Lukas Haas



Lukas Haas. The fervently charming actor talks about a career that spans almost three decades in front of the camera.

Los Angeles, 2010




THENEWCINEMA: You have been a professional actor since you were five years old. That makes almost thirty years in front of the camera.  Do you still have a passion for acting?

LUKAS HAAS: Me, yes… yes of course!!!  It’s one of those jobs where… it is a real fortune to be able to do it… I mean acting as a profession.  For one thing it’s obviously a really creative job and there are all sorts of facets to it that keep it interesting and creative… Through my career I have met really interesting people and gotten to go to amazing places and done really interesting things I never would have expected to be able to do.  And at the same time I get to be creative and take on different challenges and different characters. So it’s a great, great job.  It’s hard not to be passionate about it.


TNC: You just finished shooting ‘‘Inception’’ with Christopher Nolan. Tell me about your experience working with him.

LH: Chris is great!  He is a really interesting guy and he is so in control of his craft… what he does… he is a real master of film making. You don’t get to work with all that many directors like that in your career.  I have worked with some great directors… but its only once in awhile I get to work with a director like that.  It’s impressive, he knows exactly what he is looking for and that gives you so much confidence in him. You know that he knows what he’s doing and you can rely on his vision. Sometimes you work with a director, especially if it’s a young director, and you… you’re almost trying to help them figure out what they want. But it was the opposite in this case… you had to keep up!


TNC: Is he an actor’s director?

LH: Well he is an extremely visual director. He is really great at setting up the circumstances of the scene and making you understand what it is going to look like visually.  That’s really where he excels. I definitely feel he is a solid actor’s director, but that’s not necessarily his focus. That being said, a lot of the best directors I’ve worked with don’t necessarily have all that much to say.. they only step in when they need the actor to make an adjustment… that’s how Chris was. One good thing about him, is that he is sort of light hearted and loves to joke around and have a good time on the set. That keeps a good atmosphere on the shoot which is important.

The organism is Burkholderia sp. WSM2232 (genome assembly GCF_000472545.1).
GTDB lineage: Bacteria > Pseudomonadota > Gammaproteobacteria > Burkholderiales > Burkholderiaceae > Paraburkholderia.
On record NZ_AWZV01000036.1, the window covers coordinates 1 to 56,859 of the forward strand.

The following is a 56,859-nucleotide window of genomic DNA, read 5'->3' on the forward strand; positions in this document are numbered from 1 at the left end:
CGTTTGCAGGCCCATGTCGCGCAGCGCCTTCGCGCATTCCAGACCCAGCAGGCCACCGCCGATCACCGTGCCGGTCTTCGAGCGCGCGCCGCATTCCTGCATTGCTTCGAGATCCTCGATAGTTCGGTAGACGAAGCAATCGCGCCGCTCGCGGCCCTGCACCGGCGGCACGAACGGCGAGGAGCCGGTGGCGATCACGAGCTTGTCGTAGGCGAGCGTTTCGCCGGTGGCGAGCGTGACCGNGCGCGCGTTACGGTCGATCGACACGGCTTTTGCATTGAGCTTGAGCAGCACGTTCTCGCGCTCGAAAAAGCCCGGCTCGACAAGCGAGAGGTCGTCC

TNC: How was it different working with Gus Van Sant on ‘‘Last Days’’?

LH: Gus is a one of a kind guy. There are not really any directors, at least that I know of, who are just able to do exactly what they want to and don’t care… or really have to answer to anyone. For example Chris has to make a movie that is profitable… Gus just makes a movie for the art of it. It’s a pure experience and there is a lot of freedom in it.  It’s really rare that you get to work that way. We were all living in a house together… there was no script, no lines, just an idea. We had our cameras and we talked about it a lot, then just sort of filmed. We came up with ideas and worked on them together. It was a totally unique experience! There is nothing before or since that I have done like that. It was really extraordinary… not sure there is anyone else like that out there.


TNC: So you guys didn’t do any rehearsals or anything like that? He would set up a scene and you guys just sort of worked it out on the spot?

LH: Well there was an outline kind of script with no lines, just actions and ideas. We didn’t do traditional rehearsals… but we did do things where we would decide what the scene was about and then come up with the lines. There were some stories in the movie that I sort of made up on the spot or… there were a couple stories that had actually happened to me that I told as if they were coming from my character. Some made it into the film and other ones didn’t… it was just a really unique and interesting way to work. He was shooting the whole thing like a poem… a film poem. That’s how he kept on explaining it. I didn’t completely understand that until I saw the film but once you see it there is no other way to explain it.


TNC: How long did you guys shoot for?

LH: We shot for about a month and a half or two months… something like that.